The marine welfare also addresses issues regarding their

The ongoing marine mammal conservation and its implications in marine welfare is an issue that needs to be addressed. There are circulating environmental concerns regarding the destruction of oceanic habitat impacting cetaceans; the marine conservationists regard cetacean captivity to be the valid option to sustain the marine mammal population. Nonetheless, the conservation perspective of marine welfare also addresses issues regarding their negative impacts on their behavioural and psychological traits in the cetaceans by residing in a captive environment. The practice of cetacean captivity is not advantageous in the conservation perspective of marine welfare. The assessed risk is the development of the negative impacts of psychological and behavioural factors issuing the health of the marine mammals. The captive atmosphere in aquaria reinforces the behavioural patterns among the cetaceans; cognitive implications such as the development of stereotypical behaviour, calf detachment due to impoverished nursing skills, and depression are emerging, impacting the natural psychological adaptations of the marine creatures.

Change within the behavioural patterns among cetaceans are limited in captivity. Many of the decisions available in the wild are detached; this is where the development of stereotypical behaviours within the caged atmosphere reduces the cetaceans’ natural behavioural adaptations. Ross. C and Georgia. M (2003) experimented the impacts of natural ranging behaviour and welfare of species from the order carnivora in captivity. There is a comparison between minimum home-range size (log km; accounting for body weight) and stereotypy frequency (% observation). In the graph, there is a positive slope referring to the proportional relationship between the body weight and stereotypy frequency. Accounting the body mass of the cetaceans, they require a much wider range for their home-size, therefore they also have a higher per cent of stereotypy frequency. In captivity, naturally wide-ranging animals did not display normal cognitive interactions, as well, the physical movement among the surroundings was limited. Stereotypical behavioural traits such as bar chewing and swimming in repetitive circular motion are responsible to negatively impact their psychological and behavioural welfare Lott R and Williamson C. (2017). Among the carnivores, naturally wide-ranging species show the most evidence of psychological implications in captivity. The continuous, one-dimensional activities are repetitive; this is where the choice and decision-making has been removed for the marine mammals to follow through. Consequently, the loss of psychological adaptations in marine mammals is a relevant concern that needs to be addressed; the continuous patterns and activities conducted in aquaria displays a negative impact on the cetaceans’ natural behavioural adaptations and forces them to develop continuous stereotypical behavioural patterns.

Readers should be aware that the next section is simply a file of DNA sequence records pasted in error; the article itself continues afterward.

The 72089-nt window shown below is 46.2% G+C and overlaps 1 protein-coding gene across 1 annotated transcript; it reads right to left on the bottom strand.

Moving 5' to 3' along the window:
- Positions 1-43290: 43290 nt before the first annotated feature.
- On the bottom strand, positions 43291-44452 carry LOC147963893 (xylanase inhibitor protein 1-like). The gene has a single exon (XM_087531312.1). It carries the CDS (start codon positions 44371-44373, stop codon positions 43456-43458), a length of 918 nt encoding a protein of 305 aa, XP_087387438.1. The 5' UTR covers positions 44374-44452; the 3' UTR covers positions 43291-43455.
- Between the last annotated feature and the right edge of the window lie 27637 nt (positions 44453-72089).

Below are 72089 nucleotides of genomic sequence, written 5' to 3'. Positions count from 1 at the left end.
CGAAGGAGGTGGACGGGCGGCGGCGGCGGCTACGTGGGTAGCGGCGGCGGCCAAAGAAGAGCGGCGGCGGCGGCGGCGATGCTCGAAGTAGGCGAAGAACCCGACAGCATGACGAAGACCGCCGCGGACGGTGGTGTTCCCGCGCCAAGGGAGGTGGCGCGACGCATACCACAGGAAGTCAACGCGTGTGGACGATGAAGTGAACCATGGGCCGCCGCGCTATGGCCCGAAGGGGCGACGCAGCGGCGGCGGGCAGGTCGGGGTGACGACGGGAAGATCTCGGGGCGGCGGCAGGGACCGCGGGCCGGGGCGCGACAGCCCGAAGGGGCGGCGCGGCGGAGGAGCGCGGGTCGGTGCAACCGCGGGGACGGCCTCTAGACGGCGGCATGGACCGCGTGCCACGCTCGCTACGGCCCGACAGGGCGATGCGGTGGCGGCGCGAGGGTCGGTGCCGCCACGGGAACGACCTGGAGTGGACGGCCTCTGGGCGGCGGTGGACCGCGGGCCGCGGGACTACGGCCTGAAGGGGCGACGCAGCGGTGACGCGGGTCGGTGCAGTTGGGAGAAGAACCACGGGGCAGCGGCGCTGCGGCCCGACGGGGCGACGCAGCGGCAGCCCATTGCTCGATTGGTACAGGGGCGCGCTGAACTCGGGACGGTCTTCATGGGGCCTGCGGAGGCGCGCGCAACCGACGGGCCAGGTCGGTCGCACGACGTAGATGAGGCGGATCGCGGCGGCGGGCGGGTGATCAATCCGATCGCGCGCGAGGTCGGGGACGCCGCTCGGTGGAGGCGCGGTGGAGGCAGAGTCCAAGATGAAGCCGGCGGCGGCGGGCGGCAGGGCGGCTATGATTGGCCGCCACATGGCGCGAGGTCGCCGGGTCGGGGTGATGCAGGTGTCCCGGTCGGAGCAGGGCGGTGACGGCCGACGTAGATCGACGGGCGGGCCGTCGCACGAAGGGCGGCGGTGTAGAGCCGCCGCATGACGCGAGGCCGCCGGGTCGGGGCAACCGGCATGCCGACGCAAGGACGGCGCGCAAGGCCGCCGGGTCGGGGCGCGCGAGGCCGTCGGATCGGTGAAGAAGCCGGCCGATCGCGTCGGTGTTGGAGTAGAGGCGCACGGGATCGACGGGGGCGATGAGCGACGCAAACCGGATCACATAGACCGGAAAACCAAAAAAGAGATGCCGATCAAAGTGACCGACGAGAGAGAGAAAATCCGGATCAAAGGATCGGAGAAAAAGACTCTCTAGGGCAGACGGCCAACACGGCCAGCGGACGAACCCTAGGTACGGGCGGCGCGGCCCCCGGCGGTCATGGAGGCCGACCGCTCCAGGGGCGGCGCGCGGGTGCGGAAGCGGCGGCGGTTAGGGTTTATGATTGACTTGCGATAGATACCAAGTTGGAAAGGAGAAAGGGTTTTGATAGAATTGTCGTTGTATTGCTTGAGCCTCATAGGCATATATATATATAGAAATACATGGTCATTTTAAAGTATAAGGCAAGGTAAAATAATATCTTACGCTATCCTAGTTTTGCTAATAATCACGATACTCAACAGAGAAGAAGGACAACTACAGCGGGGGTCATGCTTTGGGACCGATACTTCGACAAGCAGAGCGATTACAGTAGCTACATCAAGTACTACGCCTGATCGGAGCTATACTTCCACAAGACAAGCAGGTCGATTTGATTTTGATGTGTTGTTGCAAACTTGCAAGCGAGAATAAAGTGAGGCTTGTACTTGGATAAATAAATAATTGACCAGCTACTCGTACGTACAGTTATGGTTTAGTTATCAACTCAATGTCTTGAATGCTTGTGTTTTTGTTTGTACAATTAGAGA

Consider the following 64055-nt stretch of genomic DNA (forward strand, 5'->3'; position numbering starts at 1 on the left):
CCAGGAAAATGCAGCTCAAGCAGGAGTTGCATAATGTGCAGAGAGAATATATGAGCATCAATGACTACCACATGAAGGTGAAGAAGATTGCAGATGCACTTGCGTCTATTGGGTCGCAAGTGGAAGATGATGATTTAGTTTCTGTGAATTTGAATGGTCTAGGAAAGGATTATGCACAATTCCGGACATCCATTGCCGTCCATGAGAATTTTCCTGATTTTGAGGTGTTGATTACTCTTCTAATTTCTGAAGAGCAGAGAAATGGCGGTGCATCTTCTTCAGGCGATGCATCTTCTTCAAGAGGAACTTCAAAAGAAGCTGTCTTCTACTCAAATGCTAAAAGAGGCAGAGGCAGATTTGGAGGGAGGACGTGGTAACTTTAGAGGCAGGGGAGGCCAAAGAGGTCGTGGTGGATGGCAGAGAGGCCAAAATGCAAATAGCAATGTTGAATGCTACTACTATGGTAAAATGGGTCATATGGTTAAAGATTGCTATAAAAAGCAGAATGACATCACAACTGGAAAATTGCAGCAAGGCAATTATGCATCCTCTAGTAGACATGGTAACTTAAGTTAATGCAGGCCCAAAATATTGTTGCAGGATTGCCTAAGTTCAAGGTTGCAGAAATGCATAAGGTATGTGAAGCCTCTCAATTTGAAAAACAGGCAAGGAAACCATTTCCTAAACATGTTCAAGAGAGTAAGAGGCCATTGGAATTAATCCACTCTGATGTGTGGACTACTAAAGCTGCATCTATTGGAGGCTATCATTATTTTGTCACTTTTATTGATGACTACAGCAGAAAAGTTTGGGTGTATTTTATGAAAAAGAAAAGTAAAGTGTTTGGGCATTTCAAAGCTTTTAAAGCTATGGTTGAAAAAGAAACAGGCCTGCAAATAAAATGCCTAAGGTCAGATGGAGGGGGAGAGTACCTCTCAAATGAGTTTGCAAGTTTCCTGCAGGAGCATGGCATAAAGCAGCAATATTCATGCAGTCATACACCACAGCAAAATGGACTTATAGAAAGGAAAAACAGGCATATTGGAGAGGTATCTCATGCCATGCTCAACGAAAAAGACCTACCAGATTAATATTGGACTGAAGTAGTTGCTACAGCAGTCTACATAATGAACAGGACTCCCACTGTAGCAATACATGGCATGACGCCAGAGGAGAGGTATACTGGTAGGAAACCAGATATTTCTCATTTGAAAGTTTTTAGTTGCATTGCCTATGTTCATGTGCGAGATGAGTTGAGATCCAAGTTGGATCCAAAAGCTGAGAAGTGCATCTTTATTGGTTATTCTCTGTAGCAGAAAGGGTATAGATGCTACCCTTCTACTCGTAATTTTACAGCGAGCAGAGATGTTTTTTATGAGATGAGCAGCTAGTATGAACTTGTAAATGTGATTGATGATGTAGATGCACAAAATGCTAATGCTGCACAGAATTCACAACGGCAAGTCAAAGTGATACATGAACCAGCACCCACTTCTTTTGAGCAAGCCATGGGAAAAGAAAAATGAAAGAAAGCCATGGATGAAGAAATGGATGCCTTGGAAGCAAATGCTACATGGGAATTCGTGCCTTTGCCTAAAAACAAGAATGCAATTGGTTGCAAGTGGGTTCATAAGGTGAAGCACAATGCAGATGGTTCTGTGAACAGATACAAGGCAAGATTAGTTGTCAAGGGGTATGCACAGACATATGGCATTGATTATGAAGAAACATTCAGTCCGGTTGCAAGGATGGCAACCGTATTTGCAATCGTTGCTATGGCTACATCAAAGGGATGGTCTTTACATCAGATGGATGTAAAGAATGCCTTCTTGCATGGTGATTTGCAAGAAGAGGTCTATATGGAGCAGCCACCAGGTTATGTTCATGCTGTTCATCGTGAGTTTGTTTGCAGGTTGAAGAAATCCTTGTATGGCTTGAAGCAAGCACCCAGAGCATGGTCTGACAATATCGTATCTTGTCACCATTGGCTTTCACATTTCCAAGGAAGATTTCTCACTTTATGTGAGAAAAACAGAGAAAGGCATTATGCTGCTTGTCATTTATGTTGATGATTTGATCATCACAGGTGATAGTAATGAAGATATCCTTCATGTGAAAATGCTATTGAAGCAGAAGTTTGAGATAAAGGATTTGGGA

In artificial oceanic habitat, the cetaceans are on the verge of developing flawed nursing skills necessary to raise their calves. The implications are emerging where high rates of calf separation in cetacean breeding are impacting their psychological welfare. Records display that SeaWorld has separated 19 orca calves from their mothers, ranging from 10 months, 20 months to 24 months. These separation implications affect the psychological conditioning of the orca calves, where the separated calves are likely to develop an unattached bond with their young. The related case study about mother-calf separation is based at Loro Parque in the Canary Islands, where a female orca became pregnant at seven years of age and gave birth to a male calf in 2010. In 2012, the mother gave birth to Vicky, and at the age of ten years old. The mother dejected both of her and Williamson C. (2017). The forced separation of the young calves from their mothers in the captive environment is an improper practice to foresee in cetacean conservation. The psychological impact in the orcas is the result of improper maternal care for the young, and the next generation will not be able to develop enough maternal skills from their mothers to care for their young. ‘De maternalisation’ is the term used to address the failure of one generation to pass down necessary maternal skills to the future generations. Similarly, the female orca from the case study was separated from her mother and was not able to develop enough maternal skills to nurse her calves resulting in the separation from her calves.

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